The demonizing of the Second Amendment continues.
General Electric Co. is quietly cutting off lending to gun shops, as the company rethinks its relationship to firearms amid the fallout from the school shooting in Newtown, Conn.
This month, Glenn Duncan, owner of Duncan’s Outdoor Store in Bay City, Mich., said he received a letter from GE Capital Retail Bank in which the lender said it had made “the difficult decision” to stop providing financing services to his store. Other gun dealers have received similar notices.
GE is at least the second big financial firm to retreat from the gun business following the school shootings, which claimed the lives of 20 first-graders and six adults in December.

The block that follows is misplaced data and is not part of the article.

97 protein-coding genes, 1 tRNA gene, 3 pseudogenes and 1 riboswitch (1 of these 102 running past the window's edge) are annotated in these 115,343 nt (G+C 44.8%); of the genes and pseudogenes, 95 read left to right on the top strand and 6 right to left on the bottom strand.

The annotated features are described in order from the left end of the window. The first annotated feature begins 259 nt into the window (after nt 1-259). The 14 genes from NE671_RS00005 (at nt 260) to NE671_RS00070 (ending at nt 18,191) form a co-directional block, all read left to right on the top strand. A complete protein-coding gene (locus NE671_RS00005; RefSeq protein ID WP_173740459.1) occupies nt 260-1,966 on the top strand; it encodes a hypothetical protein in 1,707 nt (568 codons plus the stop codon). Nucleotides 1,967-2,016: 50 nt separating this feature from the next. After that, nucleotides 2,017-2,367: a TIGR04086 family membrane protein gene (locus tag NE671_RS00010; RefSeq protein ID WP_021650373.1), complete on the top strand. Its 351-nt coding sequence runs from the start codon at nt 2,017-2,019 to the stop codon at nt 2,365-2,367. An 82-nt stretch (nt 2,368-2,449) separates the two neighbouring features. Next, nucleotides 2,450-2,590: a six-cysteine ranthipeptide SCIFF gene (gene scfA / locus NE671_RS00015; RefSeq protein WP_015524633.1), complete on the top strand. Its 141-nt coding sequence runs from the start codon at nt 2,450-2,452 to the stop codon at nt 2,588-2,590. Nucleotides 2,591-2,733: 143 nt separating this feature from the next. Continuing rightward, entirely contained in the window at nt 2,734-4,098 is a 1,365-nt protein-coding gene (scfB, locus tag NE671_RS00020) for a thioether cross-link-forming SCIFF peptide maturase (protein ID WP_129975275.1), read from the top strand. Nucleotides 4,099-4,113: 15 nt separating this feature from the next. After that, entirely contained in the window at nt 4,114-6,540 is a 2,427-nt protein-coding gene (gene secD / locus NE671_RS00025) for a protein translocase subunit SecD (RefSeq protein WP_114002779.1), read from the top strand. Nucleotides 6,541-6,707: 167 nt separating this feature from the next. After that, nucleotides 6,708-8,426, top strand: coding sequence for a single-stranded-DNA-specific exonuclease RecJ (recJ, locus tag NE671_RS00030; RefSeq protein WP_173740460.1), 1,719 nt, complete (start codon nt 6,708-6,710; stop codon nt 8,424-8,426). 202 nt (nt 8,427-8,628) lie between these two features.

Days after the killings, private-equity firm Cerberus Capital Management LP said it would try to sell the gun company it owns—Freedom Group Inc.— which makes brands including Remington, Bushmaster, Marlin and H&R.
The moves highlight how companies, closely attuned to the concerns of investors and employees, have reacted to public horror caused by the attacks, even as complicated political considerations doomed new gun-control legislation in the Congress.